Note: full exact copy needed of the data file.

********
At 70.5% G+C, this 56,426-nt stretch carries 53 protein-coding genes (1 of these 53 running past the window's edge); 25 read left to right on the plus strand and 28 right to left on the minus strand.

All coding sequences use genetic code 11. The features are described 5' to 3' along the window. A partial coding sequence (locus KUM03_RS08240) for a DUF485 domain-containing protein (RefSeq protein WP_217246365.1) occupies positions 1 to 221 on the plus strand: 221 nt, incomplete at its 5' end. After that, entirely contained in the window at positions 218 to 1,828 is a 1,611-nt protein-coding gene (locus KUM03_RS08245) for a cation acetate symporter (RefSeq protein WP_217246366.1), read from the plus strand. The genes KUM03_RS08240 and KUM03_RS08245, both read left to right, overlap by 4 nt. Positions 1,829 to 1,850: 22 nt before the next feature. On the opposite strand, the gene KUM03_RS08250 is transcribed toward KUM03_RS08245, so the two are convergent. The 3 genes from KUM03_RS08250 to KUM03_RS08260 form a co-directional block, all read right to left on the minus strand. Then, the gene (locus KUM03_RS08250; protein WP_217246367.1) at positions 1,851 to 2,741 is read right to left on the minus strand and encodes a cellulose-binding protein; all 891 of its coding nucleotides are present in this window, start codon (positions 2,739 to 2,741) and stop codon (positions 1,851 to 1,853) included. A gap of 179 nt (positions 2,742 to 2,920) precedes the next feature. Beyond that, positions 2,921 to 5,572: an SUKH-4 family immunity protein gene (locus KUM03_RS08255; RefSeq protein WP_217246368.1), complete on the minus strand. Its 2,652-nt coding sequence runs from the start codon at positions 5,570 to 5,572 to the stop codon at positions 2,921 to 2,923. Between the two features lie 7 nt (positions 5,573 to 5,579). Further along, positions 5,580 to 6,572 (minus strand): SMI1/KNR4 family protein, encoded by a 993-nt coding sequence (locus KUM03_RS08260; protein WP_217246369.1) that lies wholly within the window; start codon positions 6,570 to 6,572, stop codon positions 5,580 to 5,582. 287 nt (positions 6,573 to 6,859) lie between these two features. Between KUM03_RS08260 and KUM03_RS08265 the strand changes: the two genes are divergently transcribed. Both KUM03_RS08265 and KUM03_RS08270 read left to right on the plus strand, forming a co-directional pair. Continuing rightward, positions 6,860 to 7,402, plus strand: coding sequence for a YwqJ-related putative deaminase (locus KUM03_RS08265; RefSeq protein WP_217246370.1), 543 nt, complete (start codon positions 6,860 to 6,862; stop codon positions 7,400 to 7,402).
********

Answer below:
At 70.5% G+C, this 56,426-nt stretch carries 53 protein-coding genes (1 of these 53 running past the window's edge); 25 read left to right on the plus strand and 28 right to left on the minus strand.

All coding sequences use genetic code 11. The features are described 5' to 3' along the window. A partial coding sequence (locus KUM03_RS08240) for a DUF485 domain-containing protein (RefSeq protein WP_217246365.1) occupies positions 1 to 221 on the plus strand: 221 nt, incomplete at its 5' end. After that, entirely contained in the window at positions 218 to 1,828 is a 1,611-nt protein-coding gene (locus KUM03_RS08245) for a cation acetate symporter (RefSeq protein WP_217246366.1), read from the plus strand. The genes KUM03_RS08240 and KUM03_RS08245, both read left to right, overlap by 4 nt. Positions 1,829 to 1,850: 22 nt before the next feature. On the opposite strand, the gene KUM03_RS08250 is transcribed toward KUM03_RS08245, so the two are convergent. The 3 genes from KUM03_RS08250 to KUM03_RS08260 form a co-directional block, all read right to left on the minus strand. Then, the gene (locus KUM03_RS08250; protein WP_217246367.1) at positions 1,851 to 2,741 is read right to left on the minus strand and encodes a cellulose-binding protein; all 891 of its coding nucleotides are present in this window, start codon (positions 2,739 to 2,741) and stop codon (positions 1,851 to 1,853) included. A gap of 179 nt (positions 2,742 to 2,920) precedes the next feature. Beyond that, positions 2,921 to 5,572: an SUKH-4 family immunity protein gene (locus KUM03_RS08255; RefSeq protein WP_217246368.1), complete on the minus strand. Its 2,652-nt coding sequence runs from the start codon at positions 5,570 to 5,572 to the stop codon at positions 2,921 to 2,923. Between the two features lie 7 nt (positions 5,573 to 5,579). Further along, positions 5,580 to 6,572 (minus strand): SMI1/KNR4 family protein, encoded by a 993-nt coding sequence (locus KUM03_RS08260; protein WP_217246369.1) that lies wholly within the window; start codon positions 6,570 to 6,572, stop codon positions 5,580 to 5,582. 287 nt (positions 6,573 to 6,859) lie between these two features. Between KUM03_RS08260 and KUM03_RS08265 the strand changes: the two genes are divergently transcribed. Both KUM03_RS08265 and KUM03_RS08270 read left to right on the plus strand, forming a co-directional pair. Continuing rightward, positions 6,860 to 7,402, plus strand: coding sequence for a YwqJ-related putative deaminase (locus KUM03_RS08265; RefSeq protein WP_217246370.1), 543 nt, complete (start codon positions 6,860 to 6,862; stop codon positions 7,400 to 7,402).